I note that your answers regarding whether a “statue” standing in front of a free kick is “sporting” refers individuals to the directives to determine whether the referee should caution the player. Yet in one of the questions regarding a wall being moved back at which time the kicking team took a quick kick and scored, you unequivocally state that one of the players in the wall should have been cautioned for unsporting behavior and that this is the coaching of illegal tactics.

I completely agree with your conclusion but can find no substantiating concept in the directives.

I also find the “statue” situation to be commonly disregarded by virtually all referees and ask the question, “How did the statue conveniently happen to be standing right where the kicking team placed the ball for the free kick?” Immediately followed by, “Is the kicking team really silly enough to have intentionally placed the ball directly between an opponent’s feet?

I believe we both are aware that the “statue” has usually taken at least one step and therefore should meet the test of “deliberately” and therefore needs to be cautioned, at least verbally if not with a YC.

Your interpretation?

USSF answer (April 13, 2010):
For the enlightenment of those referees and other readers who did not see the two references to the directive on Managing Free Kicks in the earlier answers, we repeat them here:

June 11, 2009:

Finally, as the directive implores officials, preventative measures should be utilized. Upon seeing players who act as a “statue” in front of the ball or who are less than 10 yards, referees should use presence to move the defender back and prevent further occurrences.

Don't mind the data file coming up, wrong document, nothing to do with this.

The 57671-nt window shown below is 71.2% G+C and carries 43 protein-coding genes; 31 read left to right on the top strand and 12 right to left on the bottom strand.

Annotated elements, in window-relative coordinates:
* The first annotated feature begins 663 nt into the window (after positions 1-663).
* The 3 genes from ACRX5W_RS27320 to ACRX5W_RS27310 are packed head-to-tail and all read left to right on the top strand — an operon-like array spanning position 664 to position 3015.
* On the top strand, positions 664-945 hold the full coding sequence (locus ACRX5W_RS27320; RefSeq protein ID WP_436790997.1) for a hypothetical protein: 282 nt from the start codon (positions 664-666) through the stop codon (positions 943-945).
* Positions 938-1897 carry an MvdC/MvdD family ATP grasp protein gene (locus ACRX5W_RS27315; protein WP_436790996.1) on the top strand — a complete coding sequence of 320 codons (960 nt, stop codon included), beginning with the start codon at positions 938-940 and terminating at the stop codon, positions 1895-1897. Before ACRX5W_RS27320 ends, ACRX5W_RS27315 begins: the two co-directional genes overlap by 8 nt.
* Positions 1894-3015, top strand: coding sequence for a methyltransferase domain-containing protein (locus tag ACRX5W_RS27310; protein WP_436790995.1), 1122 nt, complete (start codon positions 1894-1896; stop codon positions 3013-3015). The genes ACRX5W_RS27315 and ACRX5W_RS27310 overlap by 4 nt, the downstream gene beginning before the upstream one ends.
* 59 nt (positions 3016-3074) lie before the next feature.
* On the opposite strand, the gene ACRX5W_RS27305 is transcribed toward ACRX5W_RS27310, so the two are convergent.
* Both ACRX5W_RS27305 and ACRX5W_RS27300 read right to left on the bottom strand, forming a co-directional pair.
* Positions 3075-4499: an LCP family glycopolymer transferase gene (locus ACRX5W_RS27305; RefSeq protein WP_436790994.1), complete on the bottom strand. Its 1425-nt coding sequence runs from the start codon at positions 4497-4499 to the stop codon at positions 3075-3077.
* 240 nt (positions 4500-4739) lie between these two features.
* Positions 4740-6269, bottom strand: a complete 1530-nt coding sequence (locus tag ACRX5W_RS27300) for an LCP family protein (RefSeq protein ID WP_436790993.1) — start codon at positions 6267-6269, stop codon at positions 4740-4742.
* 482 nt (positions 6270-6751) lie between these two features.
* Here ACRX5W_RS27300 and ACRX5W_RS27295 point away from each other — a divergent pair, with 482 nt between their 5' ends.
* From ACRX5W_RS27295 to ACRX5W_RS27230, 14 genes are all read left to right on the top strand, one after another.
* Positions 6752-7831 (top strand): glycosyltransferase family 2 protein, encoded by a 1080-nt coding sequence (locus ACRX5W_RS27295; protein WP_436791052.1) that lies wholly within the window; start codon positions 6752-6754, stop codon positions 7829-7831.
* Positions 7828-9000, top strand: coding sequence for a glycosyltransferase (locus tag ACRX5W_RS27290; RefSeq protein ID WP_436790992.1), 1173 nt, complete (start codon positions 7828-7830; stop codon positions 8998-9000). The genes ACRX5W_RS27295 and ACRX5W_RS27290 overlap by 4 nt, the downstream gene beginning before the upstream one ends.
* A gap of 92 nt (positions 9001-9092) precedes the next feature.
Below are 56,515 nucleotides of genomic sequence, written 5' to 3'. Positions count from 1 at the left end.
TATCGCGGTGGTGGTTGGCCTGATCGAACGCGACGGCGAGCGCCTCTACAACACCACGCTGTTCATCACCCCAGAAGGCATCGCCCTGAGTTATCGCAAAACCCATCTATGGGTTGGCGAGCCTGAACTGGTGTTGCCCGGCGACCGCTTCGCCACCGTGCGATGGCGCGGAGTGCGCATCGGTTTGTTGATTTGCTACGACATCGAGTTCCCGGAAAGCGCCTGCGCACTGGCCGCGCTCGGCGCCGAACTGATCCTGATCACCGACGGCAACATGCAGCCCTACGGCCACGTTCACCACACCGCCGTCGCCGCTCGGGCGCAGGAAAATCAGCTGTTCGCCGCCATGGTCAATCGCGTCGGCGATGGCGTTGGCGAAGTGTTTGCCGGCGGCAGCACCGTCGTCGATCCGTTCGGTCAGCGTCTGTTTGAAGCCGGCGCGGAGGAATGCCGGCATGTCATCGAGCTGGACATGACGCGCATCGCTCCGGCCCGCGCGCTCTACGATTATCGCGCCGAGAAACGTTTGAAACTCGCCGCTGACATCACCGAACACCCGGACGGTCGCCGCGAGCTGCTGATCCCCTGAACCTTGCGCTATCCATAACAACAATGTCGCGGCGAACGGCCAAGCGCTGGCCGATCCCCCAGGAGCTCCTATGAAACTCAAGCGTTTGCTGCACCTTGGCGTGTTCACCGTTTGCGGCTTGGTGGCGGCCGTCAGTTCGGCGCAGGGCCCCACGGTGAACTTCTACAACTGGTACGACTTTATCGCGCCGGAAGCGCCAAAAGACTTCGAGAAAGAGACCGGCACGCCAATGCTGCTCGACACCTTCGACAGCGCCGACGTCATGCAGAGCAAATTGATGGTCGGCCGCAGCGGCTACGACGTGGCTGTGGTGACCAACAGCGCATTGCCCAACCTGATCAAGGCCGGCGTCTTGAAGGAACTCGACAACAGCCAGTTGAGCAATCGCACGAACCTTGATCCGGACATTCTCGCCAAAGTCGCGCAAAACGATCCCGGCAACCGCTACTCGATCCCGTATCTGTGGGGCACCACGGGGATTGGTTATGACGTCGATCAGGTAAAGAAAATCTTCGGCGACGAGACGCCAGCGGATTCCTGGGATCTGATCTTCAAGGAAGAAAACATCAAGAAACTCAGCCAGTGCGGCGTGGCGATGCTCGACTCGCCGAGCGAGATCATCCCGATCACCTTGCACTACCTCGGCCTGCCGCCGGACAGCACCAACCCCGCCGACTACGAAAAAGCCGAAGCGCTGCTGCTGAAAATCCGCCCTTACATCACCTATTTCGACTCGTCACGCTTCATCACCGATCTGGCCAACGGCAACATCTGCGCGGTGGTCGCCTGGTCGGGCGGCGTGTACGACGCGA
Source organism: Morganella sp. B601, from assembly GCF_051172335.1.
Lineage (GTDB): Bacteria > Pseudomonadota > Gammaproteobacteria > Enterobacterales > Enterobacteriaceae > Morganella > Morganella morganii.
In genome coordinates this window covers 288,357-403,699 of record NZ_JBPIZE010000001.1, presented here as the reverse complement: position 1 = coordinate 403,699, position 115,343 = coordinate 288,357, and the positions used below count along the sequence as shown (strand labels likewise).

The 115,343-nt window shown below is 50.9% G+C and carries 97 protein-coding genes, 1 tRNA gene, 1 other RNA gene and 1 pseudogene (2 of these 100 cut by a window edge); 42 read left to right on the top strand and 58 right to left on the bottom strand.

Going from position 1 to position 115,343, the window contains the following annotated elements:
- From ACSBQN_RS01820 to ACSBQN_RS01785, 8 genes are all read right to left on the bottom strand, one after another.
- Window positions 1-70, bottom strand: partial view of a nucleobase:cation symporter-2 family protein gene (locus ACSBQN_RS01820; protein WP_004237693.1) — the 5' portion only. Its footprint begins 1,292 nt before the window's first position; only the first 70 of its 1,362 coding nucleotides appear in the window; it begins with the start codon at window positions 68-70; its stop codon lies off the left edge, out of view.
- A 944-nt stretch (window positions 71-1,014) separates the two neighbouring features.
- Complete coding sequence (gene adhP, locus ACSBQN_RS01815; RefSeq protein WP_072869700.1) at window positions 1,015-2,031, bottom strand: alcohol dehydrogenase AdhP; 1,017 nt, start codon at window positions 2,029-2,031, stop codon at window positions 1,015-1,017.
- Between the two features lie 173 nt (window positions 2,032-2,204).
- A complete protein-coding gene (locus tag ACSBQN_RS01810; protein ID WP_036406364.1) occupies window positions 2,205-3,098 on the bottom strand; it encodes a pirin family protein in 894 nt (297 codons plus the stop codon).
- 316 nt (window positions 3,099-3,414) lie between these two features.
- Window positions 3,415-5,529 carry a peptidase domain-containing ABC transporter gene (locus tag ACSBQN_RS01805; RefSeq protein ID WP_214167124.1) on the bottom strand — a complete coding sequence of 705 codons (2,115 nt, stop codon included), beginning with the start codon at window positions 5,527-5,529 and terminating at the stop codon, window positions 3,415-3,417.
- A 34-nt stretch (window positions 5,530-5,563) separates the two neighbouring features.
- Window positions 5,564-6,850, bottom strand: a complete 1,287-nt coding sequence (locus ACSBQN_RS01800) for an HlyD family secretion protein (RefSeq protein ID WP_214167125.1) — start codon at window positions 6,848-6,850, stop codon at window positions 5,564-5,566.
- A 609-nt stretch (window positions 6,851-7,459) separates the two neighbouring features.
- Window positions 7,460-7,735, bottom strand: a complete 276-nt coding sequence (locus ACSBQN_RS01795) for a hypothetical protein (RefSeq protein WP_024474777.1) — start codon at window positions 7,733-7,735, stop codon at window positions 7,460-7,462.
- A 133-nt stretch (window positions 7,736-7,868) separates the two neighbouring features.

October 20, 2009:

A situation that may result in a caution for intercepting is the “statue” that is mentioned in the Directive. A player may move within several feet of the ball/restart and NOT “deliberately prevent” because he does not lunge at the ball with his foot but the referee judges his actions are cautionable because the player’s actions were, in general terms, preventing the ball from being put into play quickly. For example, a player who has been warned on prior occasions from running directly in front of the ball (thereby becoming a “statue”) to slow the restart. These involve situations in which the referee has, most likely, tried preventative measures and the player(s) have not responded because they are using it as an unfair “tactic.”

Opposing players who move to the ball and thus attempt to delay or otherwise interfere with the kick have been a problem for many years. Why? Because referees have failed to deal with them as the Laws require.

The directives are meant to give referees guidance on how to deal with the various topics they cover. If, as you point out, referees choose to not recognize the occasions for properly managing and educating players, that is poor refereeing and failure to enforce the Laws of the Game.

A final cautionary note to all referees:
“Should have been cautioned” does not equal “must be cautioned.” No caution is mandatory, all are discretionary, although some are less discretionary than others. The referee MUST recognize that this is misconduct — that is the first portal. The referee must also recognize that this form of misconduct has consequences that can be serious if the misconduct is not dealt with.

The referee must recognize that some misconduct is performed so obviously and blatantly that it would be foolish in the extreme to fail to caution.

The referee must recognize that the failure to give a caution for such an instance of misconduct is going to draw the attention of the assessor who will likely downgrade the referee’s performance evaluation in the absence of a really compelling argument from the referee who put serious thought into the matter and made a reasoned decision.

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